I’ve already spoken about the university’s nonchalant reaction toward the unfolding events in Egypt, but today on campus a suspension of classes after noon was declared, and a bus was to collect participants and drop them off at the Manara square in Ramallah. It wasn’t clear what time classes would resume, but some of the teachers wanted to take part in the rally. It would be shameful if we didn’t put on at least one good demonstration for the heroic Egyptian protesters. I walked past the bus, where students bundled in with rolled up posters. I hoped the turnout would be good, not just from students but from everyone.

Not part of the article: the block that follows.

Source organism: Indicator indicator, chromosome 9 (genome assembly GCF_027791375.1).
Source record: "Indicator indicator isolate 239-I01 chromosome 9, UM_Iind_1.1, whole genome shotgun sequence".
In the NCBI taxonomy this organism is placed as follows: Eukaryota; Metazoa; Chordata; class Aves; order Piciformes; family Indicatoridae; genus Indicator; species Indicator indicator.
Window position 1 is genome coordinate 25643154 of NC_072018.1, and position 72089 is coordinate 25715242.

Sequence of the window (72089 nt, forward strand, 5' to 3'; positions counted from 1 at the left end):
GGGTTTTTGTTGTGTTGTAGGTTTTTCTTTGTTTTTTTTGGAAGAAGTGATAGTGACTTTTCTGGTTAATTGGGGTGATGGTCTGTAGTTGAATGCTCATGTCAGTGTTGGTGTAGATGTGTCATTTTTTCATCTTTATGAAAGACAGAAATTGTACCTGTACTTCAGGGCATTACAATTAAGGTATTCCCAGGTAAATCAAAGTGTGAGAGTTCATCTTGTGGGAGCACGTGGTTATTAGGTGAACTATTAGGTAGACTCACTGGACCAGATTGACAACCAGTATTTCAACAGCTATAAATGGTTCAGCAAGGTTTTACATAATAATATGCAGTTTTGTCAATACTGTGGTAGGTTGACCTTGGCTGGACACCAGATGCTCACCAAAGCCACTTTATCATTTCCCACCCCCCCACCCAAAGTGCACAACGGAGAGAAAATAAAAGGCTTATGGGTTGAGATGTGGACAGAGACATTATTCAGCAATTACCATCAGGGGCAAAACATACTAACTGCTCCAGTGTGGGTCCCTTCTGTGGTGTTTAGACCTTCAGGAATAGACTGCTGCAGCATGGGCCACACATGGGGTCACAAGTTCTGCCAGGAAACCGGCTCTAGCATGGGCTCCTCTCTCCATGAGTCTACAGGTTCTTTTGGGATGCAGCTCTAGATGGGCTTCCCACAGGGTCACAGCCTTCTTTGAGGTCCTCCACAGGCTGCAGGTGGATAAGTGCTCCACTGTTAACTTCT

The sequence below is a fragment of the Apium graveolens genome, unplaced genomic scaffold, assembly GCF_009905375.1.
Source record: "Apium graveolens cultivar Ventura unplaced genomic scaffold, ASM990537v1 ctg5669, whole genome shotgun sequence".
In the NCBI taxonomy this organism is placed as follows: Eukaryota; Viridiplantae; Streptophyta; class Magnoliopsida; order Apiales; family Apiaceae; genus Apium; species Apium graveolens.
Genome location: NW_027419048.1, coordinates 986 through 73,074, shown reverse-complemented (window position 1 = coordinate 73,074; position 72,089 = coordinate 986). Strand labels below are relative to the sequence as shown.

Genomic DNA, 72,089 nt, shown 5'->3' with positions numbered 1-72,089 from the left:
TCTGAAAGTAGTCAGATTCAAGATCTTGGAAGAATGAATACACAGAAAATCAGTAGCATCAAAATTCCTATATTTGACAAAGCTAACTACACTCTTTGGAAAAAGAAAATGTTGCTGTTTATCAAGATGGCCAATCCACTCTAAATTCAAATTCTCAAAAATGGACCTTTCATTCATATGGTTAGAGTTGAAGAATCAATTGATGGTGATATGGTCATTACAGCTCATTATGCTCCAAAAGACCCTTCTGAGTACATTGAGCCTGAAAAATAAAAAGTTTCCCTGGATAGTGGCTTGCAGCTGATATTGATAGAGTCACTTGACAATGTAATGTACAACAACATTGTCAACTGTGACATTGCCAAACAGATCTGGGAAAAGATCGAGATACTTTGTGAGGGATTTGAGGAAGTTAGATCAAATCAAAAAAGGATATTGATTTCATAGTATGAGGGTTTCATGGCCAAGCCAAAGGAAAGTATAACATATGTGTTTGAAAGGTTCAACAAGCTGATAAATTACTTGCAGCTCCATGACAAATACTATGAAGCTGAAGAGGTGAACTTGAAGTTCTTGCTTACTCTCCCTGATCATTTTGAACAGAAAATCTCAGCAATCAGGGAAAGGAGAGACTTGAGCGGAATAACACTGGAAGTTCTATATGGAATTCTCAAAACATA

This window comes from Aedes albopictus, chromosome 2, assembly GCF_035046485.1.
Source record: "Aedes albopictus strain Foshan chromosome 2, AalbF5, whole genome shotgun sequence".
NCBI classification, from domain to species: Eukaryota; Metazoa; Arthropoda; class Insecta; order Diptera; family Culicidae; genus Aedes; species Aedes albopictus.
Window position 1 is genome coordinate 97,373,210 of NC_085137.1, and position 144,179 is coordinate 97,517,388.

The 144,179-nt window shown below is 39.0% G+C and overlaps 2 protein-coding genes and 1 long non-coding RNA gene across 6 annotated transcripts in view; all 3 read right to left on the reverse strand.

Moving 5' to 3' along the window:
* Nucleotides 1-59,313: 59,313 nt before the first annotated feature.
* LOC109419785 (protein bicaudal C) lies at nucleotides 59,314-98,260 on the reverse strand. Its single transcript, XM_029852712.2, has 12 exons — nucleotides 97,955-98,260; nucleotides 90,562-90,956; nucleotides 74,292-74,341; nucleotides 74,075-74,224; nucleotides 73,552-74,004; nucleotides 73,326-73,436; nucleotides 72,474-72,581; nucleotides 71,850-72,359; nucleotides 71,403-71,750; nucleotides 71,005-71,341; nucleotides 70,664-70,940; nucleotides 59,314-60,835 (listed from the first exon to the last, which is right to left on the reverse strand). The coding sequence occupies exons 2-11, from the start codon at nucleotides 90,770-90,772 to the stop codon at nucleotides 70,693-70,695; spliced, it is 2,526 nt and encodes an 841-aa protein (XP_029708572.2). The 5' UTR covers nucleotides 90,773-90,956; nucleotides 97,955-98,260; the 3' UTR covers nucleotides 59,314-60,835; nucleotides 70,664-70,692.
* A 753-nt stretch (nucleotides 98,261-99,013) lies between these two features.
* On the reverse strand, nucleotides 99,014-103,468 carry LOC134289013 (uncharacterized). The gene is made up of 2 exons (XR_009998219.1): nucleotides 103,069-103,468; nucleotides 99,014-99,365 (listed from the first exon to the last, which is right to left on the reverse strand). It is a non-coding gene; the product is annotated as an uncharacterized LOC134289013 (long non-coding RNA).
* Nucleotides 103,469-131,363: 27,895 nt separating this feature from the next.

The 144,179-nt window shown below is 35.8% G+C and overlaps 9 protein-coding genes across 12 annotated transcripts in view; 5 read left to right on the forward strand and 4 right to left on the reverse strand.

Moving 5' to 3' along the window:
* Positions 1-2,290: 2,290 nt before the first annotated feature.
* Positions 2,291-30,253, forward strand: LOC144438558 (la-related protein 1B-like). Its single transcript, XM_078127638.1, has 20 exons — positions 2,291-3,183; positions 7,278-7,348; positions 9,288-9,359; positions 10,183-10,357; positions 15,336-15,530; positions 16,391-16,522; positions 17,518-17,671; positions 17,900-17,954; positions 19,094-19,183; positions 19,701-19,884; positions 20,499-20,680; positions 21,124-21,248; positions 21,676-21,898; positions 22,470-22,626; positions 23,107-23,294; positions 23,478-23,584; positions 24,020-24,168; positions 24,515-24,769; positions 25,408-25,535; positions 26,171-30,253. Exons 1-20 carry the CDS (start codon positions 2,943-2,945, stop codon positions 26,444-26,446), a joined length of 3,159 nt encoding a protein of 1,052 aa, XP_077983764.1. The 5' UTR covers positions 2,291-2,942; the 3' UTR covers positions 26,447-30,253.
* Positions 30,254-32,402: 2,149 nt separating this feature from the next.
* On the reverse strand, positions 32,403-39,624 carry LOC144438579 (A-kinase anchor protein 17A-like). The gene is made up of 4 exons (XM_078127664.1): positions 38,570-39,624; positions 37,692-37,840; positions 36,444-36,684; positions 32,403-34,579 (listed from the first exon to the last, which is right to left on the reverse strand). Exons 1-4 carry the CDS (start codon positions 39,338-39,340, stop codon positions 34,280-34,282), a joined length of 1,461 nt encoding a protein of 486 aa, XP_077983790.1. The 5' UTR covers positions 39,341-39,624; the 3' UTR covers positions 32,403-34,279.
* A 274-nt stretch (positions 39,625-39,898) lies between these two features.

The crowd when I arrived at the Manara square was a sizable one, but the chants could only be heard faintly from a smaller inner group of people. After five minutes of standing there, I went to photocopy a book down the road and returned ten minutes later to a bigger crowd, slowly finding their voices. Along with my friend and my sister, I pushed in to get to where the chants were concentrated most, thanking the young man who gave me a tiny flag of Egypt. Abu Ali, an elderly man in a kuffiyeh known for leading chants at demonstrations, was up on someone’s shoulders shouting rhymes about despotic Arab leaders, Ramallah hailing Tahrir square, and “Thawra thawra hata nasr! Revolution until we achieve victory!” Suddenly, the ever popular staccato that summed up the Egyptians’ protests was given about a dozen rounds: The people deMAND the END of the reGIME! It was simply glorious, everyone in one deafening voice. Then an American flag was burned amidst cheers and whistles of approval, but I thought it was unnecessary and untactful. The USA is the crown of imperialism that backs tyrannical corrupt Arab governments for fear of national independence or pan-Arabism or whatever, but we were protesting in solidarity with Egypt, who in twelve days so far have not burned a single American or Israeli flag.